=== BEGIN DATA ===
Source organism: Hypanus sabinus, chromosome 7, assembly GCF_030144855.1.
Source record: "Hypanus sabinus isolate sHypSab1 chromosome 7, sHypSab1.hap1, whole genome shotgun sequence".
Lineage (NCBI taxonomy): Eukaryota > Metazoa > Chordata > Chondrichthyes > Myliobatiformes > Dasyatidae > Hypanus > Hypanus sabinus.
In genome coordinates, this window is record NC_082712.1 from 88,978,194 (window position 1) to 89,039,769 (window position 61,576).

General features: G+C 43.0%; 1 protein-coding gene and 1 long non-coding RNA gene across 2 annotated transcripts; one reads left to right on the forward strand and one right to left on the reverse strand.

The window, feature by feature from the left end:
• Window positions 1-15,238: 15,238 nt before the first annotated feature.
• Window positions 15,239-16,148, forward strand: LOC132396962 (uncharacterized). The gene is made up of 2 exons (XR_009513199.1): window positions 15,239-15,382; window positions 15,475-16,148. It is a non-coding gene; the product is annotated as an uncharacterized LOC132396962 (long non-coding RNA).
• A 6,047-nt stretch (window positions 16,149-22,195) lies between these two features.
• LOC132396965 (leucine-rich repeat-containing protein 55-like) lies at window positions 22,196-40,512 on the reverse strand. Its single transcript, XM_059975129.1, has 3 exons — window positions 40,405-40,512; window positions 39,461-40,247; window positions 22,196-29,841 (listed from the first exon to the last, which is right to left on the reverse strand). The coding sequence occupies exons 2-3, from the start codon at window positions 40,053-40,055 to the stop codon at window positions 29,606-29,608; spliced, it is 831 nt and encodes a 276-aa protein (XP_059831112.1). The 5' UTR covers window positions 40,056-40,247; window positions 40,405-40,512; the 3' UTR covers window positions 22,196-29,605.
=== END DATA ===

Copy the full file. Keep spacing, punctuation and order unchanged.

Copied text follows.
Source organism: Hypanus sabinus, chromosome 7, assembly GCF_030144855.1.
Source record: "Hypanus sabinus isolate sHypSab1 chromosome 7, sHypSab1.hap1, whole genome shotgun sequence".
Lineage (NCBI taxonomy): Eukaryota > Metazoa > Chordata > Chondrichthyes > Myliobatiformes > Dasyatidae > Hypanus > Hypanus sabinus.
In genome coordinates, this window is record NC_082712.1 from 88,978,194 (window position 1) to 89,039,769 (window position 61,576).

General features: G+C 43.0%; 1 protein-coding gene and 1 long non-coding RNA gene across 2 annotated transcripts; one reads left to right on the forward strand and one right to left on the reverse strand.

The window, feature by feature from the left end:
• Window positions 1-15,238: 15,238 nt before the first annotated feature.
• Window positions 15,239-16,148, forward strand: LOC132396962 (uncharacterized). The gene is made up of 2 exons (XR_009513199.1): window positions 15,239-15,382; window positions 15,475-16,148. It is a non-coding gene; the product is annotated as an uncharacterized LOC132396962 (long non-coding RNA).
• A 6,047-nt stretch (window positions 16,149-22,195) lies between these two features.
• LOC132396965 (leucine-rich repeat-containing protein 55-like) lies at window positions 22,196-40,512 on the reverse strand. Its single transcript, XM_059975129.1, has 3 exons — window positions 40,405-40,512; window positions 39,461-40,247; window positions 22,196-29,841 (listed from the first exon to the last, which is right to left on the reverse strand). The coding sequence occupies exons 2-3, from the start codon at window positions 40,053-40,055 to the stop codon at window positions 29,606-29,608; spliced, it is 831 nt and encodes a 276-aa protein (XP_059831112.1). The 5' UTR covers window positions 40,056-40,247; window positions 40,405-40,512; the 3' UTR covers window positions 22,196-29,605.